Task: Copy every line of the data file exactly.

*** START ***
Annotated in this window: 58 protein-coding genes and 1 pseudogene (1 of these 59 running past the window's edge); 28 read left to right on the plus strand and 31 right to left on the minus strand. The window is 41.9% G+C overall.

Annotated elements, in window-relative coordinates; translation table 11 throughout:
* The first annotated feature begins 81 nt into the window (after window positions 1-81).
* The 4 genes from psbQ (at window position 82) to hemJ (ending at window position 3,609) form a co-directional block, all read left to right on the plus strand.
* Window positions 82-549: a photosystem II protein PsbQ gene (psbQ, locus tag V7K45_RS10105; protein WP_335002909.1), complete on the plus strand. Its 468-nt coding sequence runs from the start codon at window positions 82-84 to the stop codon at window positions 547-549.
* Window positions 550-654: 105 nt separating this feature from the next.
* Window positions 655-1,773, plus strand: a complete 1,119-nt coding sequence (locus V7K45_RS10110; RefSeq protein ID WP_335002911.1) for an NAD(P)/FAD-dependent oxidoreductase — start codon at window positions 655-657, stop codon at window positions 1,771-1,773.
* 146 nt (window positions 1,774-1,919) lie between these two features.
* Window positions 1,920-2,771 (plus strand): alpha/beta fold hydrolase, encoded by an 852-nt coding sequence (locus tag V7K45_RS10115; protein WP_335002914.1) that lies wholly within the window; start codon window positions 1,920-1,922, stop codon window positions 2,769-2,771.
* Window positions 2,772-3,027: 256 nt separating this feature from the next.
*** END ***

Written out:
Annotated in this window: 58 protein-coding genes and 1 pseudogene (1 of these 59 running past the window's edge); 28 read left to right on the plus strand and 31 right to left on the minus strand. The window is 41.9% G+C overall.

Annotated elements, in window-relative coordinates; translation table 11 throughout:
* The first annotated feature begins 81 nt into the window (after window positions 1-81).
* The 4 genes from psbQ (at window position 82) to hemJ (ending at window position 3,609) form a co-directional block, all read left to right on the plus strand.
* Window positions 82-549: a photosystem II protein PsbQ gene (psbQ, locus tag V7K45_RS10105; protein WP_335002909.1), complete on the plus strand. Its 468-nt coding sequence runs from the start codon at window positions 82-84 to the stop codon at window positions 547-549.
* Window positions 550-654: 105 nt separating this feature from the next.
* Window positions 655-1,773, plus strand: a complete 1,119-nt coding sequence (locus V7K45_RS10110; RefSeq protein ID WP_335002911.1) for an NAD(P)/FAD-dependent oxidoreductase — start codon at window positions 655-657, stop codon at window positions 1,771-1,773.
* 146 nt (window positions 1,774-1,919) lie between these two features.
* Window positions 1,920-2,771 (plus strand): alpha/beta fold hydrolase, encoded by an 852-nt coding sequence (locus tag V7K45_RS10115; protein WP_335002914.1) that lies wholly within the window; start codon window positions 1,920-1,922, stop codon window positions 2,769-2,771.
* Window positions 2,772-3,027: 256 nt separating this feature from the next.